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Maestro movie review: Bradley Cooper has brought Leonard Bernstein to vivid life

Say what you like about Bradley Cooper, the man sure likes to set himself a challenge. After directing and starring in A Star Is Born, in which he played the guitar and sang, this time Cooper directs, produces, co-writes and stars in a film about another musician – and not a fictitious character this time, but Leonard Bernstein himself, one of the most revered conductors and composers of the late 20th century. And he does so with reverence, intellect and talent.

However, the title Maestro is slightly misleading. This film is not just about Leonard Bernstein; it is about Bernstein (Cooper) and his wife Felicia Montealegre (Carey Mulligan). One can argue that all marriages are complex, but the Bernsteins’ was definitely on another level.

The film opens in colour, with an elderly Bernstein seated at a piano, reminiscing about his wife. After this the film moves to black and white. Bernstein is sleeping when he gets a call: he is to conduct the New York Symphony Orchestra at Carnegie Hall at the age of twenty-five. When he draws the blinds, we find him in bed with his handsome young lover, David (Matt Bomer).

Bernstein leaps out of bed and into the theatre. In fact, he leaps and bounces everywhere, like an incredibly talented musical Tigger. After meeting the Chilean-born actress Felicia at a party, the two fall in love. Bernstein takes her – and Cooper takes the audience – on a whirlwind tour of his music. Cooper’s rendition of this is as stagey and over-the-top as his protagonist. Felicia knows about his boyfriends and is accepting of his peccadillos, going into the marriage (after a four-year courtship) with her eyes open but convinced it can work – and if it doesn’t, if it becomes ‘a sacrifice’, then she will leave. Only she doesn’t.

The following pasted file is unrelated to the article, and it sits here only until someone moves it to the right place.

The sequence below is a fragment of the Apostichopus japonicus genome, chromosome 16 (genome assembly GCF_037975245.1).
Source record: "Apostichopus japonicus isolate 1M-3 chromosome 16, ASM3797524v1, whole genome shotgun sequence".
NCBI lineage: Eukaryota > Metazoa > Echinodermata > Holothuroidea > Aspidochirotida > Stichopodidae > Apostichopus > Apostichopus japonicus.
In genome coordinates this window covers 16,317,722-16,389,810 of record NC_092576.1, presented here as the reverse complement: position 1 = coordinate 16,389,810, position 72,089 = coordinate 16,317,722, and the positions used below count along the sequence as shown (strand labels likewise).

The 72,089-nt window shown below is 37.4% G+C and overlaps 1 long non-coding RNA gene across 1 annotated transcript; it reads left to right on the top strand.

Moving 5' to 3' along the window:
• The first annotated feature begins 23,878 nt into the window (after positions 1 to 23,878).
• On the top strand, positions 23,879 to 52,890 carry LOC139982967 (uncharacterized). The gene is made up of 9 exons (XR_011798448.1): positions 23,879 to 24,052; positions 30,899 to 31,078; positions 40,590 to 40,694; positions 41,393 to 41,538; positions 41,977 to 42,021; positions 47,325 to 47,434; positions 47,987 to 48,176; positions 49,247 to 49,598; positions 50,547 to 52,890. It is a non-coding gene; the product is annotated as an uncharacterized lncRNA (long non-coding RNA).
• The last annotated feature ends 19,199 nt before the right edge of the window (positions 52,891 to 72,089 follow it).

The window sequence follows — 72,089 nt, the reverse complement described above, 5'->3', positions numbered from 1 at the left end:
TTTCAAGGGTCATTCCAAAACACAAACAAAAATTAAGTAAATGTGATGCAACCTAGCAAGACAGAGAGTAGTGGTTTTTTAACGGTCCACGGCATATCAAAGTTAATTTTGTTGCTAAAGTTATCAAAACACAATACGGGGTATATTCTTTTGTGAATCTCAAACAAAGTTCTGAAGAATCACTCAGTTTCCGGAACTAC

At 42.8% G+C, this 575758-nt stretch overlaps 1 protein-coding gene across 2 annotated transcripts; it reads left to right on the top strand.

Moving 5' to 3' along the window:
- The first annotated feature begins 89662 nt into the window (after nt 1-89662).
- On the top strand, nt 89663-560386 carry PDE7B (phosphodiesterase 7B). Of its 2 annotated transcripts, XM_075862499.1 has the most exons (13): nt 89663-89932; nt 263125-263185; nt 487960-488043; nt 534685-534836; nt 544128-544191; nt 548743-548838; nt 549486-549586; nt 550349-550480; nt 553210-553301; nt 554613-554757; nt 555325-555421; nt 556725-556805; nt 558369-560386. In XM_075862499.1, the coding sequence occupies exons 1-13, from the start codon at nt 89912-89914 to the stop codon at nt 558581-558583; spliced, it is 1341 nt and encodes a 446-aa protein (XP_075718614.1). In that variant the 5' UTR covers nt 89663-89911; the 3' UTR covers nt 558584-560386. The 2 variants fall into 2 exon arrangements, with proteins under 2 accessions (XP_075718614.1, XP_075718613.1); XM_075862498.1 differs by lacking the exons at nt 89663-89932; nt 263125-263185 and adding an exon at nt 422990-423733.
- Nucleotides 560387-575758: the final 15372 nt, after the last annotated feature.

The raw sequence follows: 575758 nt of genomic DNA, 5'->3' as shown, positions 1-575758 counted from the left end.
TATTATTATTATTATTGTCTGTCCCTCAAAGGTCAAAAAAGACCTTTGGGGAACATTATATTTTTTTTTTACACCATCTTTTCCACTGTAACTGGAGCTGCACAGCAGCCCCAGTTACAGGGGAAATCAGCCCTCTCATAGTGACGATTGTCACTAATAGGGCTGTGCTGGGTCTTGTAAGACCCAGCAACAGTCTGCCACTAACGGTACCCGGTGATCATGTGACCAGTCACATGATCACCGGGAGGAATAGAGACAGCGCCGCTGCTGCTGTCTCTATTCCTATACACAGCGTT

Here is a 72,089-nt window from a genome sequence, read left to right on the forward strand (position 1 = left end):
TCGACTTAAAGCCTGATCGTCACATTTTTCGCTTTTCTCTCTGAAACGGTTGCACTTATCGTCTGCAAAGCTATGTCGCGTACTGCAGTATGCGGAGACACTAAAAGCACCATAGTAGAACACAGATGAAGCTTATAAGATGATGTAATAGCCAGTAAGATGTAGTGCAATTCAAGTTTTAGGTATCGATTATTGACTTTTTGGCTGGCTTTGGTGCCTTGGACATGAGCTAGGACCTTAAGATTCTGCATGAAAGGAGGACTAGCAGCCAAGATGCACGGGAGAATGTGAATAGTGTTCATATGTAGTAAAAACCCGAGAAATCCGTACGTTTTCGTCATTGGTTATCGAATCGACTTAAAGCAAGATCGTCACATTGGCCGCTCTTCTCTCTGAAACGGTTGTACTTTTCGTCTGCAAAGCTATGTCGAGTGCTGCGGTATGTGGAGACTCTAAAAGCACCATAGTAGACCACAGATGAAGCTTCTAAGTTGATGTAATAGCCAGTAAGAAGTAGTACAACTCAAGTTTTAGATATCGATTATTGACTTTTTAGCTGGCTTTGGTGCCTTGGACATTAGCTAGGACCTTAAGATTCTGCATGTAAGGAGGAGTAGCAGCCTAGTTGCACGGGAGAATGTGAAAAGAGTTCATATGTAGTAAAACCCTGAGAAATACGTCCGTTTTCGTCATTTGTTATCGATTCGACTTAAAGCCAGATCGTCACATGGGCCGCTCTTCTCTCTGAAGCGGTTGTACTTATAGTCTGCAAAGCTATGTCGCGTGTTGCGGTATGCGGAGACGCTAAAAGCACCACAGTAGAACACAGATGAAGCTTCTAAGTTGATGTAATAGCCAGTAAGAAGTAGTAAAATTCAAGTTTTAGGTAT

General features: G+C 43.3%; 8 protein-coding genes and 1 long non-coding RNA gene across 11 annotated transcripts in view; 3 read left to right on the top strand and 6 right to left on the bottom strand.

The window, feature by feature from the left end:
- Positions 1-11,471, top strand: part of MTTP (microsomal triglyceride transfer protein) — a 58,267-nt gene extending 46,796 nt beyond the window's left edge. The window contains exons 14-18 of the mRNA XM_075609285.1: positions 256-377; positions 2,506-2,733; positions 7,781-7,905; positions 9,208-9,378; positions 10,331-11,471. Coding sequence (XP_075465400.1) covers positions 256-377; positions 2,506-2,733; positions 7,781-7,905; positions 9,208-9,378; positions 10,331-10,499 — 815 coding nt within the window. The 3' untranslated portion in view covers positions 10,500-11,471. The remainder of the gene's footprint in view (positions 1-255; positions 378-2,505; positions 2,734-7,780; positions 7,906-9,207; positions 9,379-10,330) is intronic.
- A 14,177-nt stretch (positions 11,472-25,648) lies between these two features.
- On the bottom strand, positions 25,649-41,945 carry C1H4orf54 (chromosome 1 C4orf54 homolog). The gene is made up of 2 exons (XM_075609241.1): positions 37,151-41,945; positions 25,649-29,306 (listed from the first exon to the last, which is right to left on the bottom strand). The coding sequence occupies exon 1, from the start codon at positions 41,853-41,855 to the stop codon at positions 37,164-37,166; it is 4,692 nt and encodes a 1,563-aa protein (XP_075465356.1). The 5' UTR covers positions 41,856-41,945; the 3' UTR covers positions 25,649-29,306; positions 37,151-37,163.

In this initial phase of the film and the relationship, the almost constant bounciness of the couple makes their love seem somewhat fake and theatrical. Only rarely do we see glimpses of what Bernstein is like when he is less Tiggerish, with occasional very dark moments interrupting all that frenetic jollity.

There is an issue in the first section of myriad characters being introduced, without us knowing precisely who everyone is. Bernstein’s frantic leaping all over the place seeps into this part of the storytelling, although the composer’s sister Shirley (Sarah Silverman) features strongly. Themes such as antisemitism are touched on, but not in depth. When the film reverts again to colour, it is less experimental and follows are more conventional trajectory, but it is also rather stronger.

As the marriage begins to flounder, Mulligan comes into her own to give a career-best performance as the put-upon wife whose own trajectory faltered after her marriage to the maestro. The portrayal of the couple’s break-up and reconciliation, as well as Felicia’s illness, are extremely moving.

Cooper caught some flak when the trailer was released, with a small but noisy crowd complaining about his prosthetic nose and accusing him of “Jewface”. It is true that Cooper could have pulled off his performance without the additional appendage, but his likeness to Bernstein – particularly in his latter years – is astonishing, as is his ageing make-up, which is incredibly natural-looking and required the skills of a vast team of make-up artists. In fact, production values are high across the board, with great sets and costumes.

Of course, Bernstein’s magical music pervades the film. Cooper performs at Ely Cathedral, conducting Mahler’s Resurrection Symphony, as Bernstein did in 1973. It is a tremendous achievement, and perhaps the pinnacle of Cooper’s excellent performance. Like Bernstein’s music, this movie won’t appeal to everybody, but it is an accomplished and moving biopic of two fascinating people, and a glimpse behind the public face of a truly great artist.

Maestro will be in cinemas in the UK from November 24 and then Netflix from December 20